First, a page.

Our Lady of Mount Carmel and Holy Mary, Door of Heaven, venerated here.
While most parishes crown Mary with flowers in May, placing a real crown on her head is a much more formal process. When permission is given — or the pope decides to crown a Marian statue himself — it means the statue has proven to be important to the local faithful and usually has some miraculous history.
In Chile, Pope Francis crowned a statue of Our Lady of Mount Carmel — the patroness of Chile — during today’s Mass at Santiago’s O’Higgins Park.
Chileans have a long relationship with Our Lady of Mount Carmel. In 1592 the Augustinians who came with the Spaniards spread the Catholic faith and the devotion to Our Lady of Mount Carmel. The first lay organization dedicated to Mary under this title was created in Chile in 1648.
In 1818 Bernard O’Higgins – living in exile in Argentina after a failed attempt to free Santiago from the Spaniards – and the Argentine General José de San Martin vowed their fidelity to Mary and invoked her protection before their treacherous crossing of the Andes, and later in the battle of Chacabuco. Most of their troops survived the trek across the Andes and went on to win the battle of Chacabuco on February 12, 1817.
In 1818 Chile’s civil, military and religious authorities gathered in the cathedral to once again entrust themselves to Mary’s protection. Shortly after, they won the battle of Maipu, the battle that sealed Chile’s independence from Spain.
Decades later Chilean troops fighting against Peru and Bolivia for the Atacama desert all wore the Scapular of Mount Carmel to protect them in battle. Chile won control of the desert and extended its coastline. After the war, General Manuel Baquedano placed his sword in the hands of the statue of Our Lady of Mount Carmel saying, “we owe her all our triumphs.”
On January 18, in Iquique, Pope Francis will celebrate a Mass in honour of Our Lady of Mount Carmel, Mother and Queen of Chile. During the Mass he will crown a statue of Our Lady of Mount Carmel of Tirana.
Tirana is the name of a village in the south of the province of Iquique where annual Marian celebrations draw thousands of people. A hermitage dedicated to Our Lady of Mount Carmel was built in Tamarugal in the 1500s when Friar Antonio Rodon arrived in the region to spread the faith, but was surprised to discover a cross erected in a clearing in the forest. Somehow the Christian faith had already arrived in Tamarugal.
It turned out an Inca princess and priestess, Ñusta Huillac, had lived and ruled in the region with her Incan warriors. She was known throughout the region for ruling with an iron fist and a seemingly unfeeling, unbending heart. During one raid her warriors captured a foreign man, a Portuguese miner who had been led to the region on the advice of other natives. She fell in love with him on sight and used her power to delay carrying out the death sentence her tribe had ruled necessary.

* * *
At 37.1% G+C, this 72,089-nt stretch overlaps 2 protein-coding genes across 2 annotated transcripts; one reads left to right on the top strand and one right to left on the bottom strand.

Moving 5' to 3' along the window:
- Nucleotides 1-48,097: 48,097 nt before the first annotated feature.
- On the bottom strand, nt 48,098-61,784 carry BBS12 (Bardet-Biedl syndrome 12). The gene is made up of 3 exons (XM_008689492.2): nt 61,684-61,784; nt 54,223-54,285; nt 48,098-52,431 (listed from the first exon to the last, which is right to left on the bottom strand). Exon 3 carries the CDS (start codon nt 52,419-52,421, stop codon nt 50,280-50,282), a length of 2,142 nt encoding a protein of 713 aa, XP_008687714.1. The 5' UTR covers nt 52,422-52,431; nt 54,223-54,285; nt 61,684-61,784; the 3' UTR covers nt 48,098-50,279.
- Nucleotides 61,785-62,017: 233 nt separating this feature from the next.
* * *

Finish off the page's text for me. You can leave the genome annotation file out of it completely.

She delayed his execution several months, and during that time developed a relationship with the miner. He explained his Christian faith, heaven and eternity to her. The idea of being able to be together with her beloved for all eternity warmed her heart. Finally she asked him to baptize her – but her warriors, who had been secretly watching from the forest, decided this was too big a betrayal and killed her and the miner on the spot. The cross was erected to mark the spot where they died.
Also in Chile, Pope Francis will meet with young people at the Shrine of Maipu – the national marian shrine dedicated to Our Lady of Mount Carmel The shrine was originally erected in 1818 by O’Higgins. He had promised Our Lady he would erect a shrine in her honour if Chilean troops won independence from Spain.
Door of Heaven
In Peru the pope’s first Mass in Trujillo will be in honour of “Holy Mary, Door of Heaven.” While he will not crown any statues here, the opening and closing prayers will be focused on Our Lady.
Later that same day he will lead a Marian celebration during which he will venerate Our Lady and a special litany will be sung in her honor. The litany that will be used was composed by Turibius of Mogrovejo, who was archbishop of Lima from 1579 to 1606.
Turibius was a brilliant lawyer and canon lawyer with deep, fervent faith but he was not a priest when he was appointed archbishop. His canonical protests were overruled and he was ordained a priest and then a bishop and was sent to Lima where he served for 27 years. Among the many people he confirmed during his time as archbishop was the future St. Rose of Lima.
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